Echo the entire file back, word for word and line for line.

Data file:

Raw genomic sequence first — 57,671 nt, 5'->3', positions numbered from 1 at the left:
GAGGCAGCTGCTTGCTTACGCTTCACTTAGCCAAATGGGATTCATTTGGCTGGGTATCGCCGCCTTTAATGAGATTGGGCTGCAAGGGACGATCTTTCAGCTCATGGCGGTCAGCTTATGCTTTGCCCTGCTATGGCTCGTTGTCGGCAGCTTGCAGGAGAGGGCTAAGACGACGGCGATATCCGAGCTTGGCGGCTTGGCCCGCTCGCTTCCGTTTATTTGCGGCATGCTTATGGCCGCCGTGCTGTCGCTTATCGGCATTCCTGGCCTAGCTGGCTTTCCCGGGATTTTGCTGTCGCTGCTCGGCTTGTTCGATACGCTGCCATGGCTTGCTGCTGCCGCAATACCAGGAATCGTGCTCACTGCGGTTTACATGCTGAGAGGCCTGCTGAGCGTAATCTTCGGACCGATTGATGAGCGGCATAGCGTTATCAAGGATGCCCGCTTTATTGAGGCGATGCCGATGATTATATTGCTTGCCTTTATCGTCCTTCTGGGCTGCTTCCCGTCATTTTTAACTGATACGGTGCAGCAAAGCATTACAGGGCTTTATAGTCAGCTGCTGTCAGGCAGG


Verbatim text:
Raw genomic sequence first — 57,671 nt, 5'->3', positions numbered from 1 at the left:
GAGGCAGCTGCTTGCTTACGCTTCACTTAGCCAAATGGGATTCATTTGGCTGGGTATCGCCGCCTTTAATGAGATTGGGCTGCAAGGGACGATCTTTCAGCTCATGGCGGTCAGCTTATGCTTTGCCCTGCTATGGCTCGTTGTCGGCAGCTTGCAGGAGAGGGCTAAGACGACGGCGATATCCGAGCTTGGCGGCTTGGCCCGCTCGCTTCCGTTTATTTGCGGCATGCTTATGGCCGCCGTGCTGTCGCTTATCGGCATTCCTGGCCTAGCTGGCTTTCCCGGGATTTTGCTGTCGCTGCTCGGCTTGTTCGATACGCTGCCATGGCTTGCTGCTGCCGCAATACCAGGAATCGTGCTCACTGCGGTTTACATGCTGAGAGGCCTGCTGAGCGTAATCTTCGGACCGATTGATGAGCGGCATAGCGTTATCAAGGATGCCCGCTTTATTGAGGCGATGCCGATGATTATATTGCTTGCCTTTATCGTCCTTCTGGGCTGCTTCCCGTCATTTTTAACTGATACGGTGCAGCAAAGCATTACAGGGCTTTATAGTCAGCTGCTGTCAGGCAGG